The impact of noise on trees

Noise from construction, industry, and the building of infrastructure such as roads and pipelines has increased dramatically in the recent years, and with urban growth, human establishments such as industries are being set up closer to forests. Scientists have been documenting how animals and birds respond to a noisy world – some birds sing at higher frequencies; bats have trouble finding prey; frogs struggle to find mates; and whales vocalise louder to communicate with each other.

A recent study has shown how these effects trickle down to trees and plants, even after the sources of excess noise are removed. Scientists suggest that noise pollution can pose long-term risks that could change the habitat for a whole plethora of species.

Disruption of an ecosystem

• Researchers in the U.S. looked at tree populations in New Mexico that had been exposed to a high level of artificial noise created by natural gas wells in the region. The researchers looked at two species of trees - namely the pinyon pine and the Utah juniper. They built upon research they had already done, which showed that western scrub jays avoid noisy areas. (This, in turn, encouraged its prey species black-chinned hummingbird to build its nests and thrive despite the noisy environment).

The impact of noise on trees

• In 2007, the researchers found that noise pollution from the gas wells disrupted seedling dissemination and germination of the pinyon pine and the juniper. This was most likely due to the noise driving away the scrub jay, which disperses the seeds of the former tree species, and small mammals that disperse the seeds of the latter. They also found 75% fewer pinyon pine seedlings in noisy sites than quiet ones.

• Twelve years on, researchers sought to assess the long-term ecological impact of this noisy ecosystem. In the meantime, some of the gas wells and other industries in the region had shifted base. The researchers found that pinyon pine and juniper trees were found less in regions where there were more gas wells and more noise (in line with the 2007 findings) and their saplings were also less abundant in these regions.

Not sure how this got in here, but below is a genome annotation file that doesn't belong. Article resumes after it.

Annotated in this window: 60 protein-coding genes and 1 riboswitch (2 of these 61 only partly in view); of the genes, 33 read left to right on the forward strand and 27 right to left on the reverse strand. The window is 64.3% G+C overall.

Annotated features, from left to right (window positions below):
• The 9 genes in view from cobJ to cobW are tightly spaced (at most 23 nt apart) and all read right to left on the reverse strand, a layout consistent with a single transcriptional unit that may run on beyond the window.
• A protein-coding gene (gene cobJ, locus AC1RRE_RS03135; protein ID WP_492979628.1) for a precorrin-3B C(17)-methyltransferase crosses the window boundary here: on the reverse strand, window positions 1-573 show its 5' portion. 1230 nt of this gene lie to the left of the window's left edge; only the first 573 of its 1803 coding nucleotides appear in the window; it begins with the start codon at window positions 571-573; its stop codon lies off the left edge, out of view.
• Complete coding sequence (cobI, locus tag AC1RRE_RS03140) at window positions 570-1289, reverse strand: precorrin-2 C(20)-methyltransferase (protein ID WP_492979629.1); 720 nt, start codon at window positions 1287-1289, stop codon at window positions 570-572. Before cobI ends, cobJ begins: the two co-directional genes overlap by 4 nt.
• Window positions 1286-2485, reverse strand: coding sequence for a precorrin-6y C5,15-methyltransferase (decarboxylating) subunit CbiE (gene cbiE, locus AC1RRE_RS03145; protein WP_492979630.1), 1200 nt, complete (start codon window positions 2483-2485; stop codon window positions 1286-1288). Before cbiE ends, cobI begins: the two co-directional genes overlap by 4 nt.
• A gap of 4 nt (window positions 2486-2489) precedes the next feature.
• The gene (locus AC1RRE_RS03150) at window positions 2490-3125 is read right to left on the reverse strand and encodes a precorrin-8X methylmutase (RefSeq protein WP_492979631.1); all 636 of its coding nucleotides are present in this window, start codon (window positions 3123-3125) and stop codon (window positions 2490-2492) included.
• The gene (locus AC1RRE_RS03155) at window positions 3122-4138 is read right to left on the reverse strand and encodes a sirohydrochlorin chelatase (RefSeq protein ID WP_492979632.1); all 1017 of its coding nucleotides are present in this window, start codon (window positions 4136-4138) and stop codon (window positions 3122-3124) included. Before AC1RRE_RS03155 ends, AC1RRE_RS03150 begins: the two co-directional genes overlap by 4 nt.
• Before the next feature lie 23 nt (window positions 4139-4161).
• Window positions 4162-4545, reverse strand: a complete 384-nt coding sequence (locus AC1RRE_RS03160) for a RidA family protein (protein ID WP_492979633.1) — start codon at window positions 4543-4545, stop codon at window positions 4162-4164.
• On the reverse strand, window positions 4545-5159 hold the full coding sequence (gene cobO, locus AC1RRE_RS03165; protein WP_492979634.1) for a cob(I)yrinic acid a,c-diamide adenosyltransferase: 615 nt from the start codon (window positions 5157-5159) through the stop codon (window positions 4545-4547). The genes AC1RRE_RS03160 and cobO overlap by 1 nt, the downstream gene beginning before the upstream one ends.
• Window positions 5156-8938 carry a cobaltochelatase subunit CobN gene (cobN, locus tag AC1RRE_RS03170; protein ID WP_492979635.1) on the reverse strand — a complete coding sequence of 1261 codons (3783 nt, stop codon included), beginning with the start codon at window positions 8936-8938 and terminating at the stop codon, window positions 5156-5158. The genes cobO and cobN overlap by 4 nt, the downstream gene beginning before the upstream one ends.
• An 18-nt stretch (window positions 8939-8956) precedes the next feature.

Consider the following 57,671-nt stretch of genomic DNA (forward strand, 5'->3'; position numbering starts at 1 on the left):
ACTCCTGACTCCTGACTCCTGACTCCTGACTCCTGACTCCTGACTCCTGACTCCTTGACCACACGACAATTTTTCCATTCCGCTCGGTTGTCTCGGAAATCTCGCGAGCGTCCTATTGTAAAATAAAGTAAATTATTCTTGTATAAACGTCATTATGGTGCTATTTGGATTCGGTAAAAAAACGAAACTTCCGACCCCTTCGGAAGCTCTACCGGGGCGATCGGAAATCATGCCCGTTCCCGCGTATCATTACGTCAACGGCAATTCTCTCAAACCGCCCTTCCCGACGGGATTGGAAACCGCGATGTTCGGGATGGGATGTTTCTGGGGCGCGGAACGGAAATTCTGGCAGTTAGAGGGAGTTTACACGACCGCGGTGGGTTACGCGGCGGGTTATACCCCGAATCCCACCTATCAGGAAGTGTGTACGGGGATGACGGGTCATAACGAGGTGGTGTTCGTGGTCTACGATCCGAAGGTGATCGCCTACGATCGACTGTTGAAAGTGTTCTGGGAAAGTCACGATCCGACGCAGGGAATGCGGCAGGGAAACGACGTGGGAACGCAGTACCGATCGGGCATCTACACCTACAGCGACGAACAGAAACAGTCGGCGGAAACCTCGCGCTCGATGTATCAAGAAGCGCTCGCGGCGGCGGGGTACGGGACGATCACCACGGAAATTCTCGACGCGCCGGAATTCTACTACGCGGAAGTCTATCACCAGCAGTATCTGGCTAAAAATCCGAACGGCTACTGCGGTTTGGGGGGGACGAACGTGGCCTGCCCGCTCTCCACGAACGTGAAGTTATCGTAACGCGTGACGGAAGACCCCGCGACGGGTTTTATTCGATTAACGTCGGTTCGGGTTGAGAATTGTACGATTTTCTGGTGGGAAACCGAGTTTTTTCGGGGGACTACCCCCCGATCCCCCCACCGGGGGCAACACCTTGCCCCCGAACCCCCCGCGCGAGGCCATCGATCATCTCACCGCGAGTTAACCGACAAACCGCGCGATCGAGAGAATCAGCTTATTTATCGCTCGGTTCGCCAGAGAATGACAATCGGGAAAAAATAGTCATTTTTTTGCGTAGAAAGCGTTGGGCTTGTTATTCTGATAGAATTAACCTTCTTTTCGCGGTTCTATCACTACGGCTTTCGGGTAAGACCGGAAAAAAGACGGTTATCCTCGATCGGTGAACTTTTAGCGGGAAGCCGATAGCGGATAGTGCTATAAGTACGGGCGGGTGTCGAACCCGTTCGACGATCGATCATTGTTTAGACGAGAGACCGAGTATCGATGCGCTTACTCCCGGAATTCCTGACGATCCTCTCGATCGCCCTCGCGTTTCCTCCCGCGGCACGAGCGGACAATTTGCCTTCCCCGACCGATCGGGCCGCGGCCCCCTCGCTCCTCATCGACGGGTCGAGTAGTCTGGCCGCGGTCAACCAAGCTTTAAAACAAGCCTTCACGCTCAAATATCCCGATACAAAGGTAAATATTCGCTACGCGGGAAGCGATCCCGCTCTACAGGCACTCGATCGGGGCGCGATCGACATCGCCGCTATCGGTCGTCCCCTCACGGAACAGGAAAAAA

Taking a toll
  • Noise pollution is an unwanted or disturbing sound that can interfere with normal activities for humans and wildlife.
  • Excessive noise harms human health and interferes with people’s daily activities. It can disturb sleep, cause cardiovascular and psychophysiological effects.
  • Animals use sound for a variety of reasons, including to navigate, find food, attract mates, and avoid predators. Noise pollution makes it difficult for them to accomplish these tasks, which affects their ability to survive.
  • How is vegetation affected? Many plants and trees rely on birds and animals to carry their pollens to other flowers or to disperse their seeds, but noise pollution scares off these species. In order to adapt to noise, they change their behaviour or move to quieter places. This, in turn, affects vegetation.

• However, in the areas that were previously noisy but turned quiet, there was a difference. There were more saplings of juniper than pinyon pine, suggesting that species (mice and other small mammals) that spread the seeds of juniper have returned, whereas those of pinyons (jay birds) have not.

• Researchers pointed out that birds such as the scrub jay that are sensitive to noise learn to avoid particular areas. They have episodic memory and they can remember negative experiences. So if they did explore an area a couple of years ago and if it’s noisy, then they would remember that and not go back to that area.

• The study thus pointed out that removal of the noise doesn't necessarily immediately result in a recovery of ecological function. While some plants do recope, others don’t, depending on how the community of creatures around them changes. This can alter the entire ecosystem in the region. For instance, the absence of scrub jays could lead to the thriving of black-chinned hummingbirds, which, in fact, pollinate flowering plants. Perhaps, there will be more flowering plants than the pinyon pine in this region.

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Printable version | Aug 5, 2021 4:02:19 PM |

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